Justin Vought’s winning temperament leads him to Maryland

Justin Vought is used to winning. His high school team was in the state finals in 2015 and he has been a state champion in two of his three seasons playing legion ball.

The catcher from Wyoming Valley West High School in Pennsylvania is looking to bring his winning ways to Maryland now that he is officially one of 10 signees for the Terps’ Class of 2017.

“I’ve been in some pretty big situations my whole career,” Vought said. “I’ve been lucky enough to be a part of some winning teams with some good players around me that I’ve been able to learn from. They just push me even harder.”

One of those players is St. John’s University catcher Ryan Hogan, who was one of Vought’s closest friends and teammates in high school.

“Ryan and I have been close friends since little league,” Vought reflected. “He’s been the big brother I never wanted, to be honest with you.”

Since both Vought and Hogan play the same position, they were able to communicate thoroughly about the intricacies of playing catcher.

“He’s been a year ahead of me so I’ve always been the little guy to everybody,” Vought said. “That just pushed me to work that much harder to be just as good, if not better, than he is.”

Photo by Jay Yozviak.

Although they have talked plenty about how to call a game from behind the plate and the approach of a hitter, Hogan said that his favorite part of having Vought as a teammate was the passion with which he played the game.

“He loves the game, that’s one thing you could say about him,” Hogan said. “He’s very strong with his skills and his abilities, but I think what really harnesses those things is the fact that he likes to work. To get to the level that we’re at it takes a lot of work on and off the field. He definitely puts it in.”

Hogan, who won three state titles during his time at Wyoming Valley West High School, agreed that winning is a huge reason why Vought will succeed at Maryland.

“We’re pretty used to the tradition of going out there and having excellence on the field,” Hogan said. “I can see why he wants to carry that on at Maryland. It’s not surprising that he chose that path.”

However, past success is not the only reason why Vought will put on the red, black and gold in 2017. He wants to help the Terps winning ways carry on to the future.

“A lot of people who I talked to said once you step on the campus, your first time there, you’re really going to feel like it’s going to be home for the next four years,” Vought said. “Once [Associate Head Coach Rob] Vaughn and [Head Coach John] Szefc started reaching out to me… it felt like home — especially coming off back-to-back super regionals.

“They felt like my second fathers for the next four years and I really want to help those guys get the next step to reach — to get to Omaha,” he said.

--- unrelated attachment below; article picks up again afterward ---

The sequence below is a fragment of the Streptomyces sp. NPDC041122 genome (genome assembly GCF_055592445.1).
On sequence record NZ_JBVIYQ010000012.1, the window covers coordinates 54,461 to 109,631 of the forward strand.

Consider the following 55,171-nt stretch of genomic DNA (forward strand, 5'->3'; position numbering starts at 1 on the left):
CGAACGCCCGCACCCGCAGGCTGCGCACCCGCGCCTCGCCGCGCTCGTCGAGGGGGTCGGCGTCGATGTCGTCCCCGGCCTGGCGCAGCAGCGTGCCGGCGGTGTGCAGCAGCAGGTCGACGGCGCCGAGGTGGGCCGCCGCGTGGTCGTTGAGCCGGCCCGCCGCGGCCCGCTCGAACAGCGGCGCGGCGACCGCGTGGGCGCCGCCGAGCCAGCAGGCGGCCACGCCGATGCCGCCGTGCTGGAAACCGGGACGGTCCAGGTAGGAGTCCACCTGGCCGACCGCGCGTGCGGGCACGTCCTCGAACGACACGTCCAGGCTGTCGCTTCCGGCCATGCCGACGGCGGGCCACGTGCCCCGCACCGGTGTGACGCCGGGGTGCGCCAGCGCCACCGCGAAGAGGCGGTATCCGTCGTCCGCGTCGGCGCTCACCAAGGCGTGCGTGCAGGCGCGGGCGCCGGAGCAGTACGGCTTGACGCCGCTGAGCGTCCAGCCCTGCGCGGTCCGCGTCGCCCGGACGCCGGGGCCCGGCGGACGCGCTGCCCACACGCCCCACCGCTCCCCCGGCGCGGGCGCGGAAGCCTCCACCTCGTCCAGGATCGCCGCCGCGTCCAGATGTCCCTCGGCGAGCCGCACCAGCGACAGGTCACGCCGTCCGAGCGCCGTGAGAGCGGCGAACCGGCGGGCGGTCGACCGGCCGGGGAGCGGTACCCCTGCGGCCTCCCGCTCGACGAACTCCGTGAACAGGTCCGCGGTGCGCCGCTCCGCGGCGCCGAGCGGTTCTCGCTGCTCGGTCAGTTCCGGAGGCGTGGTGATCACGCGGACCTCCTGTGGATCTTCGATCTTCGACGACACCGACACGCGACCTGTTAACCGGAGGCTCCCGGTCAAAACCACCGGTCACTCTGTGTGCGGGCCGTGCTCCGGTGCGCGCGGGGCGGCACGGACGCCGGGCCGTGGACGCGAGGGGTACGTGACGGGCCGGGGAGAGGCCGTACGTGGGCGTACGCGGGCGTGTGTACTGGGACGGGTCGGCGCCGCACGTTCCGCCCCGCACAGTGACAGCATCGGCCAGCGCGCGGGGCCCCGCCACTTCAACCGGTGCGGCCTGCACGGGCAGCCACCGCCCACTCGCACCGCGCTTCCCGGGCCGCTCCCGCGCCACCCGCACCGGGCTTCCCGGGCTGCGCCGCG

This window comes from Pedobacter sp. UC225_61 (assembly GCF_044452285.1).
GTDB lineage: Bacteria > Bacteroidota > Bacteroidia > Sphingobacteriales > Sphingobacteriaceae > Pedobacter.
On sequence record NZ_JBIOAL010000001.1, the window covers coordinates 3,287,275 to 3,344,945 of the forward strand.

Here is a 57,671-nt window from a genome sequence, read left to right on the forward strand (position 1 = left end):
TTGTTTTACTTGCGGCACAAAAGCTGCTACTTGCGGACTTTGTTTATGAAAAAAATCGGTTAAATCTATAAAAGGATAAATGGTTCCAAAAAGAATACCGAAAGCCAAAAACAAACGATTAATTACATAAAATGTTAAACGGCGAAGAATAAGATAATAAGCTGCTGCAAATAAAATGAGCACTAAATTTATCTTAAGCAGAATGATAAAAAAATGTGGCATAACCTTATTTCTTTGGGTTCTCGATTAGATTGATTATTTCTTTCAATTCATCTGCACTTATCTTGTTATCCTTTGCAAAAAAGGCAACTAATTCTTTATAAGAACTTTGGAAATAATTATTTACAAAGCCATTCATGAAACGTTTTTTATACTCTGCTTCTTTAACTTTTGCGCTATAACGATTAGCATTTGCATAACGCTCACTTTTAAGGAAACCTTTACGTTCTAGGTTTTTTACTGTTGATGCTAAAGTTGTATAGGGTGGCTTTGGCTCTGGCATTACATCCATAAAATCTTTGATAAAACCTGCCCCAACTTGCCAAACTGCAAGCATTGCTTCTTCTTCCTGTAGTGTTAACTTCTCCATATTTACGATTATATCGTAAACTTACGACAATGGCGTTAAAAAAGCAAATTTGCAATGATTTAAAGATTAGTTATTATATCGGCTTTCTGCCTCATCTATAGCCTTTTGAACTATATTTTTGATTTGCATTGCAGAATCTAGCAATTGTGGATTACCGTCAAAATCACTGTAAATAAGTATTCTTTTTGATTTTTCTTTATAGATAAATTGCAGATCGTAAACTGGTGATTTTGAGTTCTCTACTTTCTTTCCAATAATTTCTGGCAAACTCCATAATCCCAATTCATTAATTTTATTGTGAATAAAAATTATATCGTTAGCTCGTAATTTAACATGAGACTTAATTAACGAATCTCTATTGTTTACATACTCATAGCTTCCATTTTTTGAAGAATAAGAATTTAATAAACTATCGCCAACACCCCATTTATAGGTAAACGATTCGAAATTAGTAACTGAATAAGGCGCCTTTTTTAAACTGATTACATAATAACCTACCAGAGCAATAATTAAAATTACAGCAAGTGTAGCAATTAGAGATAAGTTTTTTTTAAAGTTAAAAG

Hogan, who has spent countless hours in the dugout, the weight room and on the field with Vought, has no doubt that he’ll blend into the Maryland program well immediately.

“Ryan’s a really good kid. You get a lot of kids who come into school and all they care about is baseball,” he said. “Sometimes their personality lacks and sometimes they’re not good teammates. He meets those standards… He carries that excellence off the field as well as on the field.”

Mark DiLuia feeds off being in control on the mound 

Before Mark DiLuia walked to the plate with two runners on, two out in the last inning, and his team down two runs, his coach had some advice.

“I get the chills just thinking about it,” Marian Catholic High School Coach Tony DeCarlo said. “I’ll never forget what I told him. I said, ‘Hey, we don’t need a home run right now but if you hit one it’d be pretty cool.’”

Demonstrating tremendous coachability, DiLuia lofted the second pitch of the at-bat over the center field fence to give Marian Catholic a 4-3 2016 regional semifinal win over rival Homewood-Flossmoor.

He calls the home run one of the highlights of his baseball career.

“It was by far one of the best feelings of my life, beating our rival school at their field and giving us another chance in the playoffs,” DiLuia said.

DiLuia, a native of Flossmoor, Illinois and now a senior at Marian Catholic, signed on Nov. 9 to play for Maryland as a member of the 2017 recruiting class.


He’ll be a pitcher with the Terrapins but DeCarlo thinks his home run in last year’s playoffs is still instructive as to the type of player DiLuia is.

“The way he handles pressure is amazing,” said DeCarlo, who is entering his third season as head coach at Marian Catholic. “Whether he’s on the mound or at the plate, he’s extremely clutch in both situations and what an attribute to have on your team as a coach with a kid like that.”

Photo courtesy of Mark DiLuia
 DiLuia said he signed with Maryland not only because of baseball but also because of everything the campus has to offer.

“When I was going through the process, everyone with me during the whole thing was telling me to decide what school I want to go like if I was just going there to be a regular student and find the place that feels like home,” DiLuia said.

He found that place in College Park.

“Maryland was the perfect place,” he said. “I loved the coaches, I loved the players and what they’re all about and I felt like I could make a difference there right away.”

The 18-year old DiLuia also said being a student-athlete is key for him and, since he plans to major in something in the business field, the prestige of the Robert H. Smith School of Business was important.

“One day baseball’s going to come to an end, whether it’s in five years or 10 years or 20 years, you need to have that education because you never know when you might need to use it,” he said.

The right-handed DiLuia stands 6 feet 3 inches tall and Prep Baseball Report ranked him No. 11 in the Illinois class of 2017.

He throws a fastball that is usually 86-88 mph, a change-up, and a slider, according to PBR. PBR scouts said the slider has “tight, sweeping action” and he “consistently showed an advanced feel” for it in 2015.

DiLuia said he’s been working to improve his control before his senior season starts.

“It’s just been working on my command of all three of my pitches, trying to get that confidence to where I can throw them anytime,” he said.